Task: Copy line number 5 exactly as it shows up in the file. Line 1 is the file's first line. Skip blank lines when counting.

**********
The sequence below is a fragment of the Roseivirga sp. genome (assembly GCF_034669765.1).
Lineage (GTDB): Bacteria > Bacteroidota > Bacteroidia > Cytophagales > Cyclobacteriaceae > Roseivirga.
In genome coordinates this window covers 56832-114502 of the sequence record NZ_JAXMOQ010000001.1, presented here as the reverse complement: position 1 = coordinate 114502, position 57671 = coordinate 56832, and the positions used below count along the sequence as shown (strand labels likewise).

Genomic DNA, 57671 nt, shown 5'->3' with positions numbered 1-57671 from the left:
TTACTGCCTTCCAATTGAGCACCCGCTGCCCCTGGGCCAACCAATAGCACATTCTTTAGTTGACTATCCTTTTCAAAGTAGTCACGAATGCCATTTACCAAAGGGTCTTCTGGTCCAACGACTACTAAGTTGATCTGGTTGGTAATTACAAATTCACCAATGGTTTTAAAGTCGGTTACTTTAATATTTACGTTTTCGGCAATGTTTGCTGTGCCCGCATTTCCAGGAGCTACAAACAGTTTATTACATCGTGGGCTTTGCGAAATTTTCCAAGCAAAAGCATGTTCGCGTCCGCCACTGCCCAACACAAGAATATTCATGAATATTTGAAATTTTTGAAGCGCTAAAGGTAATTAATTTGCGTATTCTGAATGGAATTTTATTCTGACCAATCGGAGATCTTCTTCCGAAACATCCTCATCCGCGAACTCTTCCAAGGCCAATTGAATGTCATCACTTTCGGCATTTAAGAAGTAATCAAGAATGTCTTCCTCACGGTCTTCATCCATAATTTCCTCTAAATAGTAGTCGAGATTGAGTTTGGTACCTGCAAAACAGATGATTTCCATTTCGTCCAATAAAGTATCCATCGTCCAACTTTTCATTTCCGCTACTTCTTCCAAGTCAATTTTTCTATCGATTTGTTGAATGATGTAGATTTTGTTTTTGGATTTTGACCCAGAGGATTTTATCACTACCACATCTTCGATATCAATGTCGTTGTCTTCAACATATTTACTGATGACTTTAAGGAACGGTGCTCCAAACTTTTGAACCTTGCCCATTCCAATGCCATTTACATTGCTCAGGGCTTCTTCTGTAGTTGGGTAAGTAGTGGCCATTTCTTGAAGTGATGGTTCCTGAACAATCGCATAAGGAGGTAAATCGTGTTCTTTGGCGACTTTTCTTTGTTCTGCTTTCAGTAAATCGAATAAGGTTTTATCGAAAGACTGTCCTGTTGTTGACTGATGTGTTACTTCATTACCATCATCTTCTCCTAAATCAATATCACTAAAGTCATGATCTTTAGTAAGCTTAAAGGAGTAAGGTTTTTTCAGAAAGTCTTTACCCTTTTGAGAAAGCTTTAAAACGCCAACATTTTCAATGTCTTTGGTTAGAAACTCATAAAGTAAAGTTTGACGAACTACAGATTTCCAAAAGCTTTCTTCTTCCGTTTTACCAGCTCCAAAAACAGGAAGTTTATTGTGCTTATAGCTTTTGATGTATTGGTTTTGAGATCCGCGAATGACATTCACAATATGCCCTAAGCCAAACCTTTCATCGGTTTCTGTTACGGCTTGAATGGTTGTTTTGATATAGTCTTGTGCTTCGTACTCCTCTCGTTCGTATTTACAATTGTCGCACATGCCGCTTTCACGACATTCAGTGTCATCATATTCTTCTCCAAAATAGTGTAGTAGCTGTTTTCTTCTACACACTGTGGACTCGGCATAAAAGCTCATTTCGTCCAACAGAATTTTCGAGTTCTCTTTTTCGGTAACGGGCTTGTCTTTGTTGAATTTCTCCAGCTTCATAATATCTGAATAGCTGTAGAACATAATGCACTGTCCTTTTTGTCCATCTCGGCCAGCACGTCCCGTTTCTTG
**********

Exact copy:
TTACTGCCTTCCAATTGAGCACCCGCTGCCCCTGGGCCAACCAATAGCACATTCTTTAGTTGACTATCCTTTTCAAAGTAGTCACGAATGCCATTTACCAAAGGGTCTTCTGGTCCAACGACTACTAAGTTGATCTGGTTGGTAATTACAAATTCACCAATGGTTTTAAAGTCGGTTACTTTAATATTTACGTTTTCGGCAATGTTTGCTGTGCCCGCATTTCCAGGAGCTACAAACAGTTTATTACATCGTGGGCTTTGCGAAATTTTCCAAGCAAAAGCATGTTCGCGTCCGCCACTGCCCAACACAAGAATATTCATGAATATTTGAAATTTTTGAAGCGCTAAAGGTAATTAATTTGCGTATTCTGAATGGAATTTTATTCTGACCAATCGGAGATCTTCTTCCGAAACATCCTCATCCGCGAACTCTTCCAAGGCCAATTGAATGTCATCACTTTCGGCATTTAAGAAGTAATCAAGAATGTCTTCCTCACGGTCTTCATCCATAATTTCCTCTAAATAGTAGTCGAGATTGAGTTTGGTACCTGCAAAACAGATGATTTCCATTTCGTCCAATAAAGTATCCATCGTCCAACTTTTCATTTCCGCTACTTCTTCCAAGTCAATTTTTCTATCGATTTGTTGAATGATGTAGATTTTGTTTTTGGATTTTGACCCAGAGGATTTTATCACTACCACATCTTCGATATCAATGTCGTTGTCTTCAACATATTTACTGATGACTTTAAGGAACGGTGCTCCAAACTTTTGAACCTTGCCCATTCCAATGCCATTTACATTGCTCAGGGCTTCTTCTGTAGTTGGGTAAGTAGTGGCCATTTCTTGAAGTGATGGTTCCTGAACAATCGCATAAGGAGGTAAATCGTGTTCTTTGGCGACTTTTCTTTGTTCTGCTTTCAGTAAATCGAATAAGGTTTTATCGAAAGACTGTCCTGTTGTTGACTGATGTGTTACTTCATTACCATCATCTTCTCCTAAATCAATATCACTAAAGTCATGATCTTTAGTAAGCTTAAAGGAGTAAGGTTTTTTCAGAAAGTCTTTACCCTTTTGAGAAAGCTTTAAAACGCCAACATTTTCAATGTCTTTGGTTAGAAACTCATAAAGTAAAGTTTGACGAACTACAGATTTCCAAAAGCTTTCTTCTTCCGTTTTACCAGCTCCAAAAACAGGAAGTTTATTGTGCTTATAGCTTTTGATGTATTGGTTTTGAGATCCGCGAATGACATTCACAATATGCCCTAAGCCAAACCTTTCATCGGTTTCTGTTACGGCTTGAATGGTTGTTTTGATATAGTCTTGTGCTTCGTACTCCTCTCGTTCGTATTTACAATTGTCGCACATGCCGCTTTCACGACATTCAGTGTCATCATATTCTTCTCCAAAATAGTGTAGTAGCTGTTTTCTTCTACACACTGTGGACTCGGCATAAAAGCTCATTTCGTCCAACAGAATTTTCGAGTTCTCTTTTTCGGTAACGGGCTTGTCTTTGTTGAATTTCTCCAGCTTCATAATATCTGAATAGCTGTAGAACATAATGCACTGTCCTTTTTGTCCATCTCGGCCAGCACGTCCCGTTTCTTG